Lockheed Martin deployed its maritime, canister-launched Vector Hawk unmanned aerial vehicle (UAV) from the Marlin MK2 unmanned underwater vehicle (UUV) during a US Navy exercise in August, the company announced on 28 September.
This year’s Annual Navy Technology Exercise (ANTX) called for demonstrations of cross-domain command and control (C2), Doug Prince, business development director for unmanned underwater systems at Lockheed Martin, told IHS Jane’s.
In response to a request for information six months earlier, the company put together the demonstration of communication between the Marlin, the Vector Hawk, and the Submaran unmanned surface vehicle (USV) developed by Ocean Aero.
“We showed that an unmanned aircraft, surface vessel, and undersea vehicle can communicate and complete a mission autonomously,” said Prince.
During the three-day ANTX, the Submaran relayed instructions to Marlin from a ground control station via underwater acoustic communications. Marlin then launched the Vector Hawk from a canister.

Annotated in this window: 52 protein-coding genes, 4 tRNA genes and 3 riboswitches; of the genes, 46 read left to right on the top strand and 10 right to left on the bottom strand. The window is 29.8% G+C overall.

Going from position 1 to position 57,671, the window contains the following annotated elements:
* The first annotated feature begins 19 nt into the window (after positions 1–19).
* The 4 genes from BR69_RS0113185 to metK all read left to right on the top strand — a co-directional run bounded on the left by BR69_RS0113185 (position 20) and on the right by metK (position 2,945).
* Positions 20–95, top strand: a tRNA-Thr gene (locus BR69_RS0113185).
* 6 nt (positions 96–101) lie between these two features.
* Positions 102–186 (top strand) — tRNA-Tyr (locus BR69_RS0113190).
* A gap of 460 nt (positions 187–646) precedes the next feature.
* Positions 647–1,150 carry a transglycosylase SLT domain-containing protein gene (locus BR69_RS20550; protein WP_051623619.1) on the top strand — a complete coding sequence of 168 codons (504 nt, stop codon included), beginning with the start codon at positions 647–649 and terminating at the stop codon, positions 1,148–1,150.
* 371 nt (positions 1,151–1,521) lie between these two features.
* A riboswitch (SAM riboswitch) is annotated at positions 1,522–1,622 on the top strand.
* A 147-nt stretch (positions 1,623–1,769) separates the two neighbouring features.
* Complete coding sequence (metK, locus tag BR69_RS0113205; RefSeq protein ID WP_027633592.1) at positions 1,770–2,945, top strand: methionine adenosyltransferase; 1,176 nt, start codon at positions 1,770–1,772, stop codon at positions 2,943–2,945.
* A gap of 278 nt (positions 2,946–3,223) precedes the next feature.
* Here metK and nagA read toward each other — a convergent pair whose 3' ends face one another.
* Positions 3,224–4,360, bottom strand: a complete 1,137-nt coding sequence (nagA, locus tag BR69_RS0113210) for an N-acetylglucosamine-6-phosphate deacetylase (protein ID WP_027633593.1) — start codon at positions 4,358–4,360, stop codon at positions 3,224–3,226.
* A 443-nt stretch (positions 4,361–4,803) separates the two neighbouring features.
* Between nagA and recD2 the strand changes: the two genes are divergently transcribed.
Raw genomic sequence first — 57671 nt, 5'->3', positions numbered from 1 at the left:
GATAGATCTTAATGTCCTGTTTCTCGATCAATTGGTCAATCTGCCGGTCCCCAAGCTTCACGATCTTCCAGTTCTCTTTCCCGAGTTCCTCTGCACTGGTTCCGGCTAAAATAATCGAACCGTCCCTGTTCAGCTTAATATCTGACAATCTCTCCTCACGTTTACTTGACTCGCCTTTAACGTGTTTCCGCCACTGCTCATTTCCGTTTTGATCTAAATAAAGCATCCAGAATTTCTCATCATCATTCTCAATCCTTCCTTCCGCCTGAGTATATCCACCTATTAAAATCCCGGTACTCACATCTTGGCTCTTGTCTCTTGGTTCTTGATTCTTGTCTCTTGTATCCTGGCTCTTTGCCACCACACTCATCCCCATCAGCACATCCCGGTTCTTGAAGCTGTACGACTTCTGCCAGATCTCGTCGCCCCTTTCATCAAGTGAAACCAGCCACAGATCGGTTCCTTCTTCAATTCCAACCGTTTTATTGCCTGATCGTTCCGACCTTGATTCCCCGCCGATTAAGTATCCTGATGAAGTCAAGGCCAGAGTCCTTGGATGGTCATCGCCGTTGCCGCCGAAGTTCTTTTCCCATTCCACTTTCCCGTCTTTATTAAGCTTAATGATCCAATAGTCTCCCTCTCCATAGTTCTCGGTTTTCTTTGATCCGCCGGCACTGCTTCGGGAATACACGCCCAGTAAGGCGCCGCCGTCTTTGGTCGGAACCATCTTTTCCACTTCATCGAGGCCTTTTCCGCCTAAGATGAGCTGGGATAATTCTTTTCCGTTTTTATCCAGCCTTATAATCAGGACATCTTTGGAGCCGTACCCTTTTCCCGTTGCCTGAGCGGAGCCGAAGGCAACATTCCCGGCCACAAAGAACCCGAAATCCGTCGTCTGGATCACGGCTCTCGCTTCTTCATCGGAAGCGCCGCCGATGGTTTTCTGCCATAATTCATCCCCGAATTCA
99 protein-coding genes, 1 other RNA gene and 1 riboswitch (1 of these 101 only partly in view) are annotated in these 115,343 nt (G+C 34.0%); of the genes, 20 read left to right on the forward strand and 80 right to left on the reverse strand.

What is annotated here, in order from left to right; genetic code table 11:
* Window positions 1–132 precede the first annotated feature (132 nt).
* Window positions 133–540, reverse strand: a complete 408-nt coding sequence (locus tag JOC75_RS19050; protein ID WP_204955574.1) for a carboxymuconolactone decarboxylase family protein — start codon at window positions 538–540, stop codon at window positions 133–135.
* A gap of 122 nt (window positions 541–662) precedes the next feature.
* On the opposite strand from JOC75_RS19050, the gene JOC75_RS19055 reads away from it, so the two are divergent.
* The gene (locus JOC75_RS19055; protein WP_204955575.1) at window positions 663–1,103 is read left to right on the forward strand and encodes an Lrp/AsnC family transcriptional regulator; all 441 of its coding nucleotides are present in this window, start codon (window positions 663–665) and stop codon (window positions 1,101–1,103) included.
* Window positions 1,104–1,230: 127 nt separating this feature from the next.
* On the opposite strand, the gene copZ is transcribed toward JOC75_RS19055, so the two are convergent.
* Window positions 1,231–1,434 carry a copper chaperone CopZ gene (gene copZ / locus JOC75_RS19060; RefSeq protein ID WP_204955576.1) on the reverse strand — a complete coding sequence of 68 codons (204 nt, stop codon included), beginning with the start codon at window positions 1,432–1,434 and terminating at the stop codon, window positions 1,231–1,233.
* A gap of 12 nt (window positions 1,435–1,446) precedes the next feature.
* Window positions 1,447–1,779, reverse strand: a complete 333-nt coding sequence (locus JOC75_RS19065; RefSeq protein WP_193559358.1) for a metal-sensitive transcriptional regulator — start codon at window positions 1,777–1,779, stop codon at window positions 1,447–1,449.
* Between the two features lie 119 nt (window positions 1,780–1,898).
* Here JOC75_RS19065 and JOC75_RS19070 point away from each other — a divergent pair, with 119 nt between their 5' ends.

The aircraft conducted line-of-sight communications with the sea-based assets. It flew sorties ranging from 20 to 60 minutes using Lockheed Martin’s integrated electro-optic/infrared (EO/IR) Perceptor payload. Perceptor features a 10 megapixel EO camera, a 640×480 long-wave IR camera, and a laser illuminator. It was transmitting both EO and IR video during the activities, Prince said.
“The navy expressed interest in this kind of interoperability, so we put together the demonstration in six months,” he added.
The manpackable Vector Hawk can be both hand-launched and canister-launched in maritime environments to provide a surveillance capability. Vector Hawk is also capable of fully autonomous flight and landing. It can fly for around 70 minutes in its current configuration, according to Lockheed Martin.
Marlin MK2 is a battery-powered, 10 ft-long, fully autonomous UUV with a 250 lb (113 kg) payload capacity, 18-24 hour endurance, and a depth rating of 1,000 ft. During the ANTX event, Marlin surveyed a sunken barge with its 3-D imaging sonar.